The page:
At a time when the world is facing increased global concern about the use of antibiotics in livestock and the rise in antibiotic-resistant infections in humans, VikingDefence™ is our solution to address this pressing problem.

Estimates of total annual global antibiotic consumption in agriculture differ considerably - ranging from around 63,000 tonnes to over 240,000 tonnes. Whatever the actual figure, it is obvious that such use is widespread, on a scale at least equivalent to use in humans. Antibiotic consumption is also projected to increase.

Only by acting jointly on a global scale, can we tackle this problem and avoid the excessive and unnecessary use of antibiotics. Rising usage of antibiotics leads to more medicine resistant bacteria and the treatment of different illnesses becomes harder.

Why is the use antibiotics on our livestock so prevalent? 

Use of antibiotics in cows includes therapeutic treatment (for illnesses), treatment of a herd of animals when one or more is diagnosed as sick; and in the case of certain EU countries and the United States, also as a preventive measure against diseases. 
There is also the use of sub-therapeutic doses in animal feed and water to promote growth and improve feed efficiency. This practice has been totally banned in Europe since 2006 and since June 2017 in the United States. 

In modern dairy cattle operations around the world, mastitis is one of the most frequent infectious diseases, and accounts for most of the doses of antibiotics given to dairy cows. 
It is widely recognized that there is a correlation between use and resistance. Countries or areas that use more antibiotics, often have higher rates of resistant bacteria, meaning infections are harder to treat. There is also clear evidence that the use of antibiotics in animals is correlated to the development of resistant bacteria, as in human use of antibiotics. There is a problem and it needs to be addressed.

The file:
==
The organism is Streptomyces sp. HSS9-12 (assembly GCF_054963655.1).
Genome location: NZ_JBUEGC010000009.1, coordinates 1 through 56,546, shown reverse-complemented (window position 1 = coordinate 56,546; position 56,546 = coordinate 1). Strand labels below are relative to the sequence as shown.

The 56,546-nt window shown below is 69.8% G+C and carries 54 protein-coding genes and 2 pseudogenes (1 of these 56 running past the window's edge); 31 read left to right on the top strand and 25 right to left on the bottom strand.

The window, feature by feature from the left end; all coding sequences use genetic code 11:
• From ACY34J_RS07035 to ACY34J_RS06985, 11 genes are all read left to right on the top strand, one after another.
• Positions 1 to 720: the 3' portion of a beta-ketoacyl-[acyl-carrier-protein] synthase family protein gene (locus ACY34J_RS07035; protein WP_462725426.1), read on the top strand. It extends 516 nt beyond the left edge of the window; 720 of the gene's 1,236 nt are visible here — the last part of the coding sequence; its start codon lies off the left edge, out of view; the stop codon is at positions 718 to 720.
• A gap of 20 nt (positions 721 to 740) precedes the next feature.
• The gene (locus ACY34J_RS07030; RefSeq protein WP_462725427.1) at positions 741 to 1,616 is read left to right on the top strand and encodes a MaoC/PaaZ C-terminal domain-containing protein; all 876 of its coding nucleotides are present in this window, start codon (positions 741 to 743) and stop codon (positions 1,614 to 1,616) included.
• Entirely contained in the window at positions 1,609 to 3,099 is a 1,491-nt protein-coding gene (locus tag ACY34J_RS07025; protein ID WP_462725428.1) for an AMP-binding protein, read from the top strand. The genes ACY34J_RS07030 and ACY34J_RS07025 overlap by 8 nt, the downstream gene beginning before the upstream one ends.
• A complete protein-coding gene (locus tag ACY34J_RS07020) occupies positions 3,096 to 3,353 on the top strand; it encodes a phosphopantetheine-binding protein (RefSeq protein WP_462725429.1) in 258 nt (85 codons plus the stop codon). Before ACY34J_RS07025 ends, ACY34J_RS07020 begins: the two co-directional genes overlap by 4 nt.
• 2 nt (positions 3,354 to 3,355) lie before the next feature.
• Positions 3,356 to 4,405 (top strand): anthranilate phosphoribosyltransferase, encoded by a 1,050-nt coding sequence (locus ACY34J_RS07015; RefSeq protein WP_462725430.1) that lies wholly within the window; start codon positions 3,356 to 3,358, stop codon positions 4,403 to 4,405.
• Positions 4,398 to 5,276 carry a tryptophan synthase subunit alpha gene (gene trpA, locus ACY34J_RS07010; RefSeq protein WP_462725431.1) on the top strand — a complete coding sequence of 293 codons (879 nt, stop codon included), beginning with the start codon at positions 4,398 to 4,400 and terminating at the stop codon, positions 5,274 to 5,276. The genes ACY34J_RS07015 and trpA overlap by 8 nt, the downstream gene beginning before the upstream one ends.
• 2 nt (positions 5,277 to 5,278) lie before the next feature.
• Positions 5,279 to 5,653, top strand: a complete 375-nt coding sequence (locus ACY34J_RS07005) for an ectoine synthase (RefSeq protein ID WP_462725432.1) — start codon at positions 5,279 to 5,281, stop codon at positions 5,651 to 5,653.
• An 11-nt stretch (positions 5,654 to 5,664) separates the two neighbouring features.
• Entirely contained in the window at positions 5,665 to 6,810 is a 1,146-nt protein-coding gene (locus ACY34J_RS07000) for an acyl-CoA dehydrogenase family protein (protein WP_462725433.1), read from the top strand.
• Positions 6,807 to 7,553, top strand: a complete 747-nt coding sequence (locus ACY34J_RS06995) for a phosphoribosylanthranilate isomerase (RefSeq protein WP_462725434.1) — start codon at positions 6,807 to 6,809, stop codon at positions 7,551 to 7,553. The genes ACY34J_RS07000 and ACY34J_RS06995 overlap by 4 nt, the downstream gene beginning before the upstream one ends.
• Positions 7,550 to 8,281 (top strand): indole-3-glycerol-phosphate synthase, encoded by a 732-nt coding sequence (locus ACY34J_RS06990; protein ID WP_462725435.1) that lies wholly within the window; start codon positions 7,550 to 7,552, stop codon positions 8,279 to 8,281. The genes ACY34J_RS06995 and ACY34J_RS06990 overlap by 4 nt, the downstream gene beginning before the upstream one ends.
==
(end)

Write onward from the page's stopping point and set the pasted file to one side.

There is also a long-term risk to food production from overusing antibiotics in livestock in the form of rising resistance amongst animals, leading to higher mortality rates. This could pose challenges to global food security as well as farmers’ profits. In the case of severe, untreatable infections, farmers may be faced with the loss of entire flocks or herds. (Review on antimicrobial resistance report, December 2015)

Why is it crucial to handle antibiotics with care and preserve the effectiveness of antibiotics?

Animal health is not only a key component of animal welfare but also of major importance to ensure efficient production. In addition, the world has to address the challenge of ensuring food security and satisfy the growing demand for protein to support the growing global population. By 2050, over 70% more animal protein will be needed to feed the world.  

Finally, and equally importantly, it is crucial to maintain the efficacy of antibiotics to ensure good public health worldwide. The thought of a world without the means to treat infections, is terrifying.  

VikingDefence reduces the risk of incidences of clinical diseases such as mastitis and digital dermatitis. By selecting directly for actual diseases registered under the indices: General Health, Hoof Health, and Udder Health, dairymen make breeding far more successful than purely relying on correlated measurements such as somatic cell count, feet & legs or immunity. 

Source: Review on antimicrobial resistance report, December 2015 & Responsible and prudent use of antibiotics in animals by World Organization for Animal Health.

Cow Health Really Matters

Rex A. Clausager, former CEO of VikingGenetics

“Overuse of antibiotics on animals creates resistant bacteria. These bacteria can spread between animals and from animals to humans. At VikingGenetics we are conscious of this problem, and have long experience of breeding for healthy cows. As such, we have the knowledge that backs up VikingDefence™, as part of our reliable breeding program that farmers trust."

Lars Nielsen, Head of Breeding at VikingGenetics

“Approximately 90% of our dairy herds submit data on treatments directly into the cattle database, as it is seen as a good management tool. This means that most of our dairy cows are included in the evaluation of health trait breeding, which is amazing and something we are very proud of. This ensures a very high reliability level in breeding for health traits."